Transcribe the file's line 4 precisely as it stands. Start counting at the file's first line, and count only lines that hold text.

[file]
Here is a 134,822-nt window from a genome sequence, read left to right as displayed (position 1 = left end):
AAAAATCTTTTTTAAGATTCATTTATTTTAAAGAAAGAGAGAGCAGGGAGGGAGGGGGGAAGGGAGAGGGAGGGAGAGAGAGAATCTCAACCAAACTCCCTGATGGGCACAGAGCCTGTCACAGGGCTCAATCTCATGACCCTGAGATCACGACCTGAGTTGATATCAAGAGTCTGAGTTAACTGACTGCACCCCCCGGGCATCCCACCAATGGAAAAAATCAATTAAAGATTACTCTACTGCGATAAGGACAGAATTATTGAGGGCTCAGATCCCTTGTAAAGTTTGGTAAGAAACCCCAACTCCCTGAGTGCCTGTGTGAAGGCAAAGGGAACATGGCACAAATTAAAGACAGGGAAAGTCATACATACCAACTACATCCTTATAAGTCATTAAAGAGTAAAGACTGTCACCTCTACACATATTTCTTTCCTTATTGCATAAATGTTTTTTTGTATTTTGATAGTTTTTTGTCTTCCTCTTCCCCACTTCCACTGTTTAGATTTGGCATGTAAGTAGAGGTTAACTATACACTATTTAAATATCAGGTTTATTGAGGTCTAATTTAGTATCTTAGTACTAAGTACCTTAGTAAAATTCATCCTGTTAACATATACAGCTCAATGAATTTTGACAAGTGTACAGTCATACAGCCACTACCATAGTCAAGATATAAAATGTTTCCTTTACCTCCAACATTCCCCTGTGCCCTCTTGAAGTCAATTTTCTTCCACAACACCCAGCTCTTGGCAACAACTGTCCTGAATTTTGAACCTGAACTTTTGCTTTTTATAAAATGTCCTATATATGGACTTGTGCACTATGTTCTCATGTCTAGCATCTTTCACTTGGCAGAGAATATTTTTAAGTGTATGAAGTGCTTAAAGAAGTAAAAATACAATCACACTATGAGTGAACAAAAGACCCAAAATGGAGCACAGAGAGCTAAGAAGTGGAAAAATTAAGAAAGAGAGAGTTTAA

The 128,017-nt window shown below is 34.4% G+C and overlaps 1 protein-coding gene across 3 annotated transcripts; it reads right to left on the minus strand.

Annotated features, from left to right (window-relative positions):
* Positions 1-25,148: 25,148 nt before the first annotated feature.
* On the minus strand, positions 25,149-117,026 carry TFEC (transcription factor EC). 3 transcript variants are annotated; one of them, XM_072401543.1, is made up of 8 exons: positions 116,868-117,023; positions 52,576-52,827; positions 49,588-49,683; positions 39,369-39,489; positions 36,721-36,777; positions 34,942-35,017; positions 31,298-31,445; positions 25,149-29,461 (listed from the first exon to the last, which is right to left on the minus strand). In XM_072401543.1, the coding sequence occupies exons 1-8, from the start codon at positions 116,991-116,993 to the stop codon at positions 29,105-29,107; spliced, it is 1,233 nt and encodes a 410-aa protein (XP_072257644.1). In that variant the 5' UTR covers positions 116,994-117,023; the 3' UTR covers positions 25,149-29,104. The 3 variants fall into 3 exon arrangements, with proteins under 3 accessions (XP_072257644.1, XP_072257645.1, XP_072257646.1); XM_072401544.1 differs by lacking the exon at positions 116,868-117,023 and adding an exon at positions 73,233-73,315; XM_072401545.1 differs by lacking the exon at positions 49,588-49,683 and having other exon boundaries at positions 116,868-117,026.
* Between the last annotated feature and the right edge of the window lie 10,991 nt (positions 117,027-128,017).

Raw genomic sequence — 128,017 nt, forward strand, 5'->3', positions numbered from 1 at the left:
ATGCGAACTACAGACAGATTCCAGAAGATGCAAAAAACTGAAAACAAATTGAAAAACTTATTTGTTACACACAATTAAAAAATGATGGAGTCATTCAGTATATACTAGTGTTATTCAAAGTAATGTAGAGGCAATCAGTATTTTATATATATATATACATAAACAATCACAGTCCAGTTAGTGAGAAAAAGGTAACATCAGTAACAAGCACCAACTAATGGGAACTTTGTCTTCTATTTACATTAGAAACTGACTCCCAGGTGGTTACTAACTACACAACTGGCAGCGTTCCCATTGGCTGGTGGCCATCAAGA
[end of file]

Annotated features, from left to right (window-relative positions):